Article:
But money is not everything. Loving what you do is more important to me. What matters the most is to find oneself in life. I’m glad I did. The sooner the better of course, as learning new tricks is harder when getting older.

As a recent graduate, where do you see yourself going next with your art career?I am first of all looking for a studio to work in. I am on the waiting list at the Glebe Pottery Studio and might be getting opportunities at the Ottawa School of Art to use their studio as well. I am looking forward to teaching 3 sculpture classes at the Nepean Creative Arts Centre in the fall. I am also part of a group of ceramic sculptors called In Flux. We meet every month to discuss our work and venues to exhibit our work together in the near future.
 
Where in the city do you go to find inspiration?Anywhere. Galleries, libraries, bookstores, the river, the Gatineau park, etc. Anything can trigger a memory, an exciting idea, a question. I take it all in, take notes, photos and often let my brain work it all out overnight and wake up with ideas and solved problems in the morning. Like some of my professors would say, one never ceases to be an artist. It’s a 24/7 job!

How would you describe the Ottawa arts community?  To me, the arts community in Ottawa is very diverse, resourceful, active and supportive. As a graduating student, I found great opportunities to showcase my work with galleries such as IPO Gallery and Blink Gallery who graciously offered their venues to the Ottawa School of Art. In October, I will also have a group show in the newly opened Shenkman Arts Centre.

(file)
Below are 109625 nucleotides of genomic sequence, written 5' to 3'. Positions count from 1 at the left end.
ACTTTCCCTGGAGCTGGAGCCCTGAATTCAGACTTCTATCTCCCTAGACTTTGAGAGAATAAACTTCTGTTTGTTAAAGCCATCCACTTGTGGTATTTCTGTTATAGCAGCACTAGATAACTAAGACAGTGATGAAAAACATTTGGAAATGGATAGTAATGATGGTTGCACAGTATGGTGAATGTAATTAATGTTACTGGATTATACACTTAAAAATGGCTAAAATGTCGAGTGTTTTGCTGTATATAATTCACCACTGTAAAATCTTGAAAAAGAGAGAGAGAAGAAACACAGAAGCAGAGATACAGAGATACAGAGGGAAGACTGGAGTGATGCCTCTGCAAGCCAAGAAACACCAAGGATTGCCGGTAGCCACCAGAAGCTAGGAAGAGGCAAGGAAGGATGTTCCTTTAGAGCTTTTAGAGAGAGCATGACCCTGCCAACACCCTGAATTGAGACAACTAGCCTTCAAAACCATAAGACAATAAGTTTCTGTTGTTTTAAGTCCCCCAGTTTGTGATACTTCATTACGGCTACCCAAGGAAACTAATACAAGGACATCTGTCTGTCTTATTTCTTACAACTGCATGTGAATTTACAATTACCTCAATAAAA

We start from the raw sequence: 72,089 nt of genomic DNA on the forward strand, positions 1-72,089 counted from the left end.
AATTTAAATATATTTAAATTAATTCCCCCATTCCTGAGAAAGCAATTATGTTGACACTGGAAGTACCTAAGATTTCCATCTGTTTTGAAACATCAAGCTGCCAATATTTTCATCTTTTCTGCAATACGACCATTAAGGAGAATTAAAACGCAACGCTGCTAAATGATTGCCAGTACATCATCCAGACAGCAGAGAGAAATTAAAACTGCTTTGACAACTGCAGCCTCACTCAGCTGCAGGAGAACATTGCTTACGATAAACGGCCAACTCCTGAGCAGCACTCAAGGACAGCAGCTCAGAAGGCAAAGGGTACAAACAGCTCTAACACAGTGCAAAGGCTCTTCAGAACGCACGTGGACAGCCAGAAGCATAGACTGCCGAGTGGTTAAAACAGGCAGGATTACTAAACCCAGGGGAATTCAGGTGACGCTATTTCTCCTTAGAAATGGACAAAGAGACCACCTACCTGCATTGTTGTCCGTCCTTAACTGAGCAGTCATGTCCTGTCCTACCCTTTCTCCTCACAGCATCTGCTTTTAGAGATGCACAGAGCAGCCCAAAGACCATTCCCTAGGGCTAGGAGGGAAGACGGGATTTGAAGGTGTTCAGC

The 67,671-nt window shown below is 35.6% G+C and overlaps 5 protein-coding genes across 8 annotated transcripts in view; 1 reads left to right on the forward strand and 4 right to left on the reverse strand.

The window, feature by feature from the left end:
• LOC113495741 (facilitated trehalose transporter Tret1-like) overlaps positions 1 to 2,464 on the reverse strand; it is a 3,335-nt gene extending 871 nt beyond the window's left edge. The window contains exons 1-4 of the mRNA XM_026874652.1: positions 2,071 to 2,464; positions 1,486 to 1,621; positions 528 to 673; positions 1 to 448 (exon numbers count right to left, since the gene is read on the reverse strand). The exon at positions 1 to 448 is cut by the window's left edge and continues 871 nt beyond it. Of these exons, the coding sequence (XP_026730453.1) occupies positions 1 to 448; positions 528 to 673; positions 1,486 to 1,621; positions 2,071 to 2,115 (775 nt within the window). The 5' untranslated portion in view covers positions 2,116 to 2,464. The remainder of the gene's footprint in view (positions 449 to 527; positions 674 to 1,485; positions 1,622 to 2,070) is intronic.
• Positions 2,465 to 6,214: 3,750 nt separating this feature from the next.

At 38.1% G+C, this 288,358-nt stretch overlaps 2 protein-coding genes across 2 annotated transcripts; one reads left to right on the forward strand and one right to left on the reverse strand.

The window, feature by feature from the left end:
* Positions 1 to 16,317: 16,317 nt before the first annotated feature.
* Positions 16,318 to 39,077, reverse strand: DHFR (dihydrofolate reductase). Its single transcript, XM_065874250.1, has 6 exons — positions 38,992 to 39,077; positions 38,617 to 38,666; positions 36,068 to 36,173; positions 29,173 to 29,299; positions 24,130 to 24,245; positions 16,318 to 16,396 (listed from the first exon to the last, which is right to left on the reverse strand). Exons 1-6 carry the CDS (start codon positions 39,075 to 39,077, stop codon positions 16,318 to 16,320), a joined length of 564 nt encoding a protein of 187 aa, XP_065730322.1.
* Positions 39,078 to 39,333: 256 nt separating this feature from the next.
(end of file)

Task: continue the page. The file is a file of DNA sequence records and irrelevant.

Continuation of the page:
Which other artists are currently inspiring you locally?  What about globally?I would love to have the career of local ceramist artists like Paula Murray and Jim Thomson. As one of my mentors, Jim has taught me a lot about letting go and I am very grateful for that. I also would love to have Erin Robertson and Katie Argyle’s capacity to be so creative and to investigate their mediums with never-ending curiosity.

On a national note, I love the work of Saskatchewan artist Joe Fafard and British-Columbia artist Laurie Rolland.  I keep myself up to date with what’s happening in the world of contemporary ceramic with a French magazine called La revue de la céramique et du verre.

Where do you see yourself living in the future?My husband and I are looking for a house in the west end of Ottawa. It is a great city to live in, enjoy the outdoors and raise a family. It is not the best place for an artistic career, like Montreal and Toronto would be, but I couldn’t live there.  I would love to one day live close to the ocean, as I am very inspired by it, but who knows what the future holds…

MORE FROM GÉRALDINE PETIT-GRAS

Pieces from Géraldine's graduate showcase will be on display at IPO Gallery until August 29th.  This fall, from October 22 to November 22,  Géraldine will be showing some new work in a group exhibition at Shenkman Arts Centre.  In the fall, she will be teaching sculpture classes at Nepean Creative Arts Centre.

To learn more about Géraldine, visit her website, GPG Studio.